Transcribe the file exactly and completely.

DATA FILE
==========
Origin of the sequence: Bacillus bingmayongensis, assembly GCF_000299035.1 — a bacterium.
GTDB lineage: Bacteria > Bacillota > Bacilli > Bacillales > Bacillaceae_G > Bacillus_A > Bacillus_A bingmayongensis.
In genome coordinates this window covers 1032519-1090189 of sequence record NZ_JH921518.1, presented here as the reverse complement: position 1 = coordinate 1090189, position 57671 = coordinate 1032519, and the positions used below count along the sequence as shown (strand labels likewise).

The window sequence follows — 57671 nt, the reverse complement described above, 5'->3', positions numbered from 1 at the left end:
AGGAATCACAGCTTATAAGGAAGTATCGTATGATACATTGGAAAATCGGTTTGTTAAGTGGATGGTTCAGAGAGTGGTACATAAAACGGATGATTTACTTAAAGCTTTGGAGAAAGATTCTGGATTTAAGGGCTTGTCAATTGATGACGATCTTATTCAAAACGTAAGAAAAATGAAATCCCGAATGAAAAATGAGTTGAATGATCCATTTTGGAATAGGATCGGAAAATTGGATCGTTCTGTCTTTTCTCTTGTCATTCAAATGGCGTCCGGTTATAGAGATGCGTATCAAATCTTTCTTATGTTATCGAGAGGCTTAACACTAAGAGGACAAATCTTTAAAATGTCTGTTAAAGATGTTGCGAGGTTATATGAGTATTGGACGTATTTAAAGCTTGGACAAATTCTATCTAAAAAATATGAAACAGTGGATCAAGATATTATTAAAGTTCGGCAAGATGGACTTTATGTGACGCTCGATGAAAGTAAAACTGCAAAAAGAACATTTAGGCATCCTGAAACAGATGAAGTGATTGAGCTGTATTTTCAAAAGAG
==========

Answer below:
Origin of the sequence: Bacillus bingmayongensis, assembly GCF_000299035.1 — a bacterium.
GTDB lineage: Bacteria > Bacillota > Bacilli > Bacillales > Bacillaceae_G > Bacillus_A > Bacillus_A bingmayongensis.
In genome coordinates this window covers 1032519-1090189 of sequence record NZ_JH921518.1, presented here as the reverse complement: position 1 = coordinate 1090189, position 57671 = coordinate 1032519, and the positions used below count along the sequence as shown (strand labels likewise).

The window sequence follows — 57671 nt, the reverse complement described above, 5'->3', positions numbered from 1 at the left end:
AGGAATCACAGCTTATAAGGAAGTATCGTATGATACATTGGAAAATCGGTTTGTTAAGTGGATGGTTCAGAGAGTGGTACATAAAACGGATGATTTACTTAAAGCTTTGGAGAAAGATTCTGGATTTAAGGGCTTGTCAATTGATGACGATCTTATTCAAAACGTAAGAAAAATGAAATCCCGAATGAAAAATGAGTTGAATGATCCATTTTGGAATAGGATCGGAAAATTGGATCGTTCTGTCTTTTCTCTTGTCATTCAAATGGCGTCCGGTTATAGAGATGCGTATCAAATCTTTCTTATGTTATCGAGAGGCTTAACACTAAGAGGACAAATCTTTAAAATGTCTGTTAAAGATGTTGCGAGGTTATATGAGTATTGGACGTATTTAAAGCTTGGACAAATTCTATCTAAAAAATATGAAACAGTGGATCAAGATATTATTAAAGTTCGGCAAGATGGACTTTATGTGACGCTCGATGAAAGTAAAACTGCAAAAAGAACATTTAGGCATCCTGAAACAGATGAAGTGATTGAGCTGTATTTTCAAAAGAG